{28} In Vasquez, the importance of the excluded witnesses to the State's case—the alleged victim and her mother—was obvious. Far from being brought for the purpose of delay, the State could not proceed with its prosecution without these witnesses, and no one claims otherwise. The district attorney informed the district court and Defendant Vasquez in open court that the State would appeal the decision excluding these two witnesses. The State informed the court, with defense counsel present, that without the testimony of the victim it would be unable to proceed.

{29} Nothing in the record suggests that either the district court or Defendant Vasquez was not aware of the gravity of the court's decision to the State's case. In fact, the court waited for the prosecutor to confer with a supervisor about filing an interlocutory appeal before the court determined how it would proceed. The State timely filed the notice of appeal that same day. Therefore, we are satisfied that the State's intent to appeal the exclusion can be fairly inferred from the record and that Defendant Vasquez was not prejudiced by the district attorney's failure to attach a copy of the certification to the notice of appeal.

{30} To cure its mistake, the day after filing its brief in chief with the Court of Appeals but before the case was heard by that Court, the State submitted an amended notice of appeal, with the certification language that “[t]he appeal is not taken for purpose of delay and the evidence excluded is a substantial proof of a fact material in the proceeding.” Additionally, the amended notice stated that it “relates back to the original notice of appeal filed August 31, 2009.” We need not determine in this case whether the actions taken by the State to rectify its error would be sufficient in every instance. Under the factual circumstances in this case, the State's measures were adequate.

{31} In Perez, the State also filed a notice of appeal and failed to include the certification language. The Court of Appeals proposed summary dismissal of the appeal, but allowed the State an opportunity to amend the notice of appeal. The district court issued an amended order and made its own findings that the appeal was not taken for the purpose of delay and that the evidence excluded amounted to substantial proof of a fact material to the proceeding. The State included the district court's amended order (with the certification language) in its first amended notice of appeal. Unfortunately, the district attorney's certification was omitted from the notice of appeal and was not filed until seven days after the deadline imposed by the Court of Appeals in its proposed summary disposition.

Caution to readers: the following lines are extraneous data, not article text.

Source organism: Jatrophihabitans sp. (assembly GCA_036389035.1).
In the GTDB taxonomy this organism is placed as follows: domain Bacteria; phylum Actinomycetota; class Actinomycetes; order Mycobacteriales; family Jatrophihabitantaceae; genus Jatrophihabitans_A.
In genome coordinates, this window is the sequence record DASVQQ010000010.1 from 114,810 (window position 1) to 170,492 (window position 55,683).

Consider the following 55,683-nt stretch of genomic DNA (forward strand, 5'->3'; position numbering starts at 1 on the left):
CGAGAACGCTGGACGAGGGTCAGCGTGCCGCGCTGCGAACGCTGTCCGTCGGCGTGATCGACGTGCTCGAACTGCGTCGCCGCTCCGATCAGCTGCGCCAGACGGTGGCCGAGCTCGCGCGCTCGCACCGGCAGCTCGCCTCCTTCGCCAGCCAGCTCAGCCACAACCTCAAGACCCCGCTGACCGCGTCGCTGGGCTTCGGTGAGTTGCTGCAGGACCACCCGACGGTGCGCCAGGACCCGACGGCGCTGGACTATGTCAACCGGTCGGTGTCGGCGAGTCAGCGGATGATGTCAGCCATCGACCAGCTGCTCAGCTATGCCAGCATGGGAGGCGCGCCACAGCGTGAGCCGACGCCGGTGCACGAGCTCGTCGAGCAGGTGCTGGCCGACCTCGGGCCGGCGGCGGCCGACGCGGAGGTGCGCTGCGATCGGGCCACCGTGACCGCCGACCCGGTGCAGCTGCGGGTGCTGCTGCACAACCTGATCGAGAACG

{32} Even so, we are satisfied that the State's intent to appeal the exclusion can be fairly inferred from the record and that Perez was not prejudiced by the district attorney's failure to attach a copy of the certification to the notice of appeal. It is difficult to see how the statutory purpose was not accomplished when the court issued an order finding the statutorily required conditions, and that order was included in the notice of appeal. To dismiss an otherwise appropriate appeal based solely on the district attorney's failure to provide the certification in the original notice of appeal in the right location, seems be the essence of a technicality, which we have repeatedly stated is disfavored without proof of prejudice to a party's substantive rights. Govich, 1991–NMSC–061, ¶ 13; see also Rule 12–312(C).

{33} Here, Perez's substantive rights were not affected—the decision the district attorney was appealing was clear, the notice of appeal was timely, the appeal was not taken for an improper motive; Perez was not prejudiced and does not claim otherwise. In this case as well, we do not determine whether the actions taken by the State to rectify its error would be acceptable in every case. Here, it was enough to assure the appellate court that the purpose of the certification was accomplished.